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M.R. Asks 3 Questions: Gaurav Dhillon, Chairman and CEO of SnapLogic

By March 27, 2024Article

Gaurav Dhillon is the Chairman and CEO of SnapLogic, overseeing the company’s strategy, operations, financing, and partnerships. Having previously founded and taken Informatica through IPO, Dhillon is an experienced builder of technology companies with a compelling vision and value proposition that promises simpler, faster, and more cost-effective ways to integrate data and applications for improved decision-making and better business outcomes. 

M.R. Rangaswami: As we’re heading into the new year, how can leaders begin to make room in budgets to take advantage of AI?  

Gaurav Dhillon: As generative AI continues to be the topic of conversation in every boardroom, the question board members are asking leaders is not whether they can afford to invest in generative AI but what they will lose if they don’t. As AI-driven technologies continue to expand in reach,, there is a new baseline for business operations, which includes evolving customer expectations. Any sophisticated task with the potential to be automated will be automated.

Companies must adapt to maintain a competitive edge, and until a company strategically harnesses AI, it will struggle to meet the industry’s new productivity standards. As organizations begin to prepare for AI implementation, it’s important for them to prioritize reducing their legacy debt—or what is commonly known as technical debt. 

The challenge with legacy tech stacks is that they are built around older and outdated languages and libraries, which inhibit an organization’s ability to successfully integrate new applications and systems, including GenAI tools. Modernizing infrastructure is key to ensuring enterprise data is ready for widespread AI adoption and use across the business. AI adoption is increasingly becoming integral to a company’s relevance, efficiency and effectiveness. 

M.R.: What do you believe are the biggest inhibitors to AI adoption in the workplace? 

Gaurav: The biggest inhibitors of AI adoption in the enterprise are rooted in the fact that people look at consumer AI tools like ChatGPT and make comparisons to their own products. AI is fueled by data, and enterprise AI needs to have guardrails on what type of data it can access. Today, we are still at the hunter-gatherer stage with business data.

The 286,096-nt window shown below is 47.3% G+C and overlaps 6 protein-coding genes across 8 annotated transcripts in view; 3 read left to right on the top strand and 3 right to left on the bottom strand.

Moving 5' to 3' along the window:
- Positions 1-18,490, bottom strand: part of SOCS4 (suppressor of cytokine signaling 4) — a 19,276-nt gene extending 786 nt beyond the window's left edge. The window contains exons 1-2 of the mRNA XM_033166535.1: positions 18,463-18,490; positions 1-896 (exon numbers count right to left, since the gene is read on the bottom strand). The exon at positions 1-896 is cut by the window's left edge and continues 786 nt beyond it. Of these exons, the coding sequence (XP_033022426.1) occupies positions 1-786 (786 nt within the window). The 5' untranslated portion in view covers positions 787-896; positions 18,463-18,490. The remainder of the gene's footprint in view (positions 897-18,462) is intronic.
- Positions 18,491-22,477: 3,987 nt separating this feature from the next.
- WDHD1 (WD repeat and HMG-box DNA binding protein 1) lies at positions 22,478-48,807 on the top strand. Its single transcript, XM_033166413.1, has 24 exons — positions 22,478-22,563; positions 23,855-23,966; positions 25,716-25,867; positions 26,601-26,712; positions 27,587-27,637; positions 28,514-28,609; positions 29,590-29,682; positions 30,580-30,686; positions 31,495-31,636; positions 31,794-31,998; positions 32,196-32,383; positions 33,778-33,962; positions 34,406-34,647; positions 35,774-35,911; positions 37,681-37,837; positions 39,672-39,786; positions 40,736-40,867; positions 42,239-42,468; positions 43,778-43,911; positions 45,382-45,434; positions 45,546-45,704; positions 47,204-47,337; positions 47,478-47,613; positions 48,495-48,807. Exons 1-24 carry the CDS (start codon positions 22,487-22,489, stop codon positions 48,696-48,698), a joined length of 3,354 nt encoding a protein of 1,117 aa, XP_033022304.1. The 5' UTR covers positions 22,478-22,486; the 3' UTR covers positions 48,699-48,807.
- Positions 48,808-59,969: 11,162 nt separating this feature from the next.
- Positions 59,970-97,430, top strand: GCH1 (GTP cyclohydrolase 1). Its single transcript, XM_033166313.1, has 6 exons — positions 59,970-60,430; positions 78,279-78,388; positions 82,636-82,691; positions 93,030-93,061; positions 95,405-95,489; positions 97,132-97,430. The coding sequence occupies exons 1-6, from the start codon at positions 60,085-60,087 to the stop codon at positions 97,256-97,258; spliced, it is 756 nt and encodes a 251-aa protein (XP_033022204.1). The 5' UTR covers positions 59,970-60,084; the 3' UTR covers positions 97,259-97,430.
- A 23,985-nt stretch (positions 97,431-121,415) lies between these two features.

Another inhibitor to AI adoption for organizations is security. Ideally, businesses want to leverage AI tools to ask questions about customers, but in order to get to this stage, organizations first need guardrails to ensure that the data is handled and accessed securely. The stakes for consumer AI are low because if you ask ChatGPT to write you a recipe for dinner and it turns out bad, you lose a meal. The bar for enterprise AI is much higher; if a customer looks to your business for answers and solutions, people’s jobs can be at stake.

M.R.: As a two-time founder, what key lessons have you learned that you believe every leader should be aware of, especially in the midst of today’s AI revolution?

Gaurav: The hardest lesson I’ve had to come to terms with is that product market fit is a scientific art. Companies can do and build amazing things at scale, but that alone won’t determine or define its success. Closely engaging with and listening to early adopters and customers is the only way successful business leaders can discern and establish what the ideal product-market fit is. As a founder and entrepreneur, it’s critical to be a part of this exploration from the very start. While motions like scale can be delegated, product market fit cannot.

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